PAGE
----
Four out of five homes here are pumping water-fouling nitrogen into the bay every time they flush, Queen Anne's County health officials estimate. Some even leak raw sewage into their yards or drainage ditches during wet weather.Actually, I'm kind of shocked the Sun is willing to put the issue into such sharp contrast. If you do what's right for the Bay, and build an adequate municipal sewer system, you open the possibility that people on your island could sell their own private land at higher prices, and more people could move in and enjoy your comfortable island lifestyle. Wouldn't want that. Now, if you can just find some other excuse to ban development.
Now county officials see a potential solution: linking more of the island to a sewage treatment plan. But that plan threatens to create another problem — increased development — and the issue is dividing island residents.
"It's crazy," says David Olds, the Queen Anne's County commissioner who represents Kent Island. "You're damned if you do, damned if you don't."
County officials voted last month to seek state funding to connect 1,500 homes on southern Kent Island to the county's wastewater treatment plant, which was upgraded years ago to take out the nitrogen contributing to the bay's "dead zone."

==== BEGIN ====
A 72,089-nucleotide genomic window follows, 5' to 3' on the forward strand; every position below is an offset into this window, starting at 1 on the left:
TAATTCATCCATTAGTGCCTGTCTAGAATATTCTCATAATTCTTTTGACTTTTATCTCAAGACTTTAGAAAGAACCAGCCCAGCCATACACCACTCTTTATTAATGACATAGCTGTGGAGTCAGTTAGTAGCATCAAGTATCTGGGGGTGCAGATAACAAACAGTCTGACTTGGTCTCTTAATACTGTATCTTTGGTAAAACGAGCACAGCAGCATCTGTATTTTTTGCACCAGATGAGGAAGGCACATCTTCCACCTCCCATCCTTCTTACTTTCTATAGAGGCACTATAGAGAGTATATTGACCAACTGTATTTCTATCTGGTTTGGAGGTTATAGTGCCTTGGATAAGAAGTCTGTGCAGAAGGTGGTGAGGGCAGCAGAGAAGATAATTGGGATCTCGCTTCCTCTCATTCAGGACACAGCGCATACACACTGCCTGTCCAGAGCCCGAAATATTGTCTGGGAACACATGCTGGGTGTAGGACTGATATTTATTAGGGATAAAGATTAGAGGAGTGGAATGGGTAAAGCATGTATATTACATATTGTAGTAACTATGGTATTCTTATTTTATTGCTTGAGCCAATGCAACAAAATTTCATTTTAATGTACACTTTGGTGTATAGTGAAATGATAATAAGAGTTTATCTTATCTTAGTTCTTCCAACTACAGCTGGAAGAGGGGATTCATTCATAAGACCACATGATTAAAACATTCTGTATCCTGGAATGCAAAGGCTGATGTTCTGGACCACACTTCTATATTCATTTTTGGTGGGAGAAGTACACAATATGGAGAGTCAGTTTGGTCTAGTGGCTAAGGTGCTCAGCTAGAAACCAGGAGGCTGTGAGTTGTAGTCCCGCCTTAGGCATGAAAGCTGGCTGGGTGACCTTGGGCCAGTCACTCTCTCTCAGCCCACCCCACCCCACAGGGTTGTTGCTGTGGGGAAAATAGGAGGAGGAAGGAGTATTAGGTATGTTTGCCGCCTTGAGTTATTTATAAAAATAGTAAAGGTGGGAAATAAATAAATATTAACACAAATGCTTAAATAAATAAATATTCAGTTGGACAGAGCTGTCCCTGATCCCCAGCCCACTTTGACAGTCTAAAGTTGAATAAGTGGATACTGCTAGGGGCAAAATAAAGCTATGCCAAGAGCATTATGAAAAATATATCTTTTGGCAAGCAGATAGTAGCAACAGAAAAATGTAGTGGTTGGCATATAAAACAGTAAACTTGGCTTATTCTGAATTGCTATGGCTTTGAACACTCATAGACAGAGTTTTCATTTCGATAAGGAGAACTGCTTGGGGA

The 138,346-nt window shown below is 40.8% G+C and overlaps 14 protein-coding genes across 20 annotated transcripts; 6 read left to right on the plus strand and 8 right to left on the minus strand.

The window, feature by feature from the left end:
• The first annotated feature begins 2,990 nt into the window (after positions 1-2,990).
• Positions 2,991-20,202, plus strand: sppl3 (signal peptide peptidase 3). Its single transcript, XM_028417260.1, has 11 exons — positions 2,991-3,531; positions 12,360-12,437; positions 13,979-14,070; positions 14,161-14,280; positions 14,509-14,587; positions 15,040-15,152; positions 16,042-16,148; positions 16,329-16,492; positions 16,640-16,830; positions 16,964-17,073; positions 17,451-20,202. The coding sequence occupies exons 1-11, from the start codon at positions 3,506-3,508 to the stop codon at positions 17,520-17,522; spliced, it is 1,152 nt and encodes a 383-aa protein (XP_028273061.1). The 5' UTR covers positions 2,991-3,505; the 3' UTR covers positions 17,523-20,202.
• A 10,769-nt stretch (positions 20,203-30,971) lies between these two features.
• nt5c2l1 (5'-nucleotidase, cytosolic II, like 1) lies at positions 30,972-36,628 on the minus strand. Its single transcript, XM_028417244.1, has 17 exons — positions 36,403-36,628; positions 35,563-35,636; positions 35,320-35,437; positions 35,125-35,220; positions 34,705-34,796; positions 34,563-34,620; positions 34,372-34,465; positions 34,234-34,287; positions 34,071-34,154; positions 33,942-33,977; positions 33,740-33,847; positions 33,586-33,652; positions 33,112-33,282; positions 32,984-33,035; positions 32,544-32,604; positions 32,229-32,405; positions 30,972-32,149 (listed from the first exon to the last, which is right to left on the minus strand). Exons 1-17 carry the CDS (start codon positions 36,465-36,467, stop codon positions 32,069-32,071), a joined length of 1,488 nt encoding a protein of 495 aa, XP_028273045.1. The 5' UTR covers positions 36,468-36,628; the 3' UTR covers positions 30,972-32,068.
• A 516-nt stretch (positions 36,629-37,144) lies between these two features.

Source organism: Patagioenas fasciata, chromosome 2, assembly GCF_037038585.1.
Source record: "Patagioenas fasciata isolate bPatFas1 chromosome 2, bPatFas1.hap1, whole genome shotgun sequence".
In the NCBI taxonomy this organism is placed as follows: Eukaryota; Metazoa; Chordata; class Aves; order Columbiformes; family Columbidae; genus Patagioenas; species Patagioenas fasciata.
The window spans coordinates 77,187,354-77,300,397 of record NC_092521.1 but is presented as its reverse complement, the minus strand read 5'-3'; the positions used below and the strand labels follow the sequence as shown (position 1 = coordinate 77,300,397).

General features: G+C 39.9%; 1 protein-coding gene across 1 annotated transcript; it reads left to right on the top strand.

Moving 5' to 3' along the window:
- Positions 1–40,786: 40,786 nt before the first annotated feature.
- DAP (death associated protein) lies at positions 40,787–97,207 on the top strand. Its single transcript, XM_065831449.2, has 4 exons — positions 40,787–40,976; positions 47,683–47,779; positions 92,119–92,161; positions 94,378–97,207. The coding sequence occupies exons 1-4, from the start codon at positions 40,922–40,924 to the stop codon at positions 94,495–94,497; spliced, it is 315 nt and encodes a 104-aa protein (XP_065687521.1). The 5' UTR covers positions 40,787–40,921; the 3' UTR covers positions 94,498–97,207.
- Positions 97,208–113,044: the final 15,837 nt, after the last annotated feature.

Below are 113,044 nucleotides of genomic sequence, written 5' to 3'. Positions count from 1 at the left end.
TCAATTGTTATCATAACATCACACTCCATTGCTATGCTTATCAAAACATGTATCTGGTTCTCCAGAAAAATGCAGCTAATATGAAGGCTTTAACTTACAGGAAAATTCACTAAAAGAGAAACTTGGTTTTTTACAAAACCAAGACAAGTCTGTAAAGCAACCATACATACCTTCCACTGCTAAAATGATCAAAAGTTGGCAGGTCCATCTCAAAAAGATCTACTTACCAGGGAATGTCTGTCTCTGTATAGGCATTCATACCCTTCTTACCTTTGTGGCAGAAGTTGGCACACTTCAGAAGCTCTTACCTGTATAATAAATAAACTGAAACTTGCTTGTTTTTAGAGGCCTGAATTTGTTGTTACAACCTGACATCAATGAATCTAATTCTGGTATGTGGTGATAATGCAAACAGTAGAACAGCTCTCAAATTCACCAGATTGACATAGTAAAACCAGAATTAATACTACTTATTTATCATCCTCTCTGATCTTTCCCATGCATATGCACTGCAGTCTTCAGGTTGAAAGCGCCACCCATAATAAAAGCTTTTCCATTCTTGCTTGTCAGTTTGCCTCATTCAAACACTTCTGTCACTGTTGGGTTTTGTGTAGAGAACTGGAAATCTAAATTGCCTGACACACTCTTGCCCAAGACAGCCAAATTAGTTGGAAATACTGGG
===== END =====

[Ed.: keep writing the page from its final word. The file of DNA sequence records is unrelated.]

Extending a sewer line nearly eight miles down the island to reach them all could cost upwards of $70 million — up to $40,000 per existing household if they had to pay for it. That's far more than many residents are willing or able to spend, which is why county officials say they need help with the project.
But many residents also fear that a sewer line could open the island up to more intense development. As many as 1,600 vacant lots there have never been built on because they were deemed unsuitable for septic systems.
The issue is a divisive one, with sewer proponents deriding opponents as "no-growthers" and opponents suggesting profit rather than public health motivates sewer supporters.
We faced a similar dilemma on a smaller scale. After the development in our neighborhood was nearly complete, the three lots behind our house were left undeveloped. The lot immediately behind our house "perked", and had a building permit. The two lots on either side of that lot did not "perk" and were unlikely to be developed soon. We solved our privacy problem by buying all three lots from the developer. The lot that perked was much more expensive than the two that didn't.
Kent Island resident could also choose this solution. They could buy out the undeveloped land on their island at market prices to preserve the character of their island, if they valued it that much. My bet is that they don't.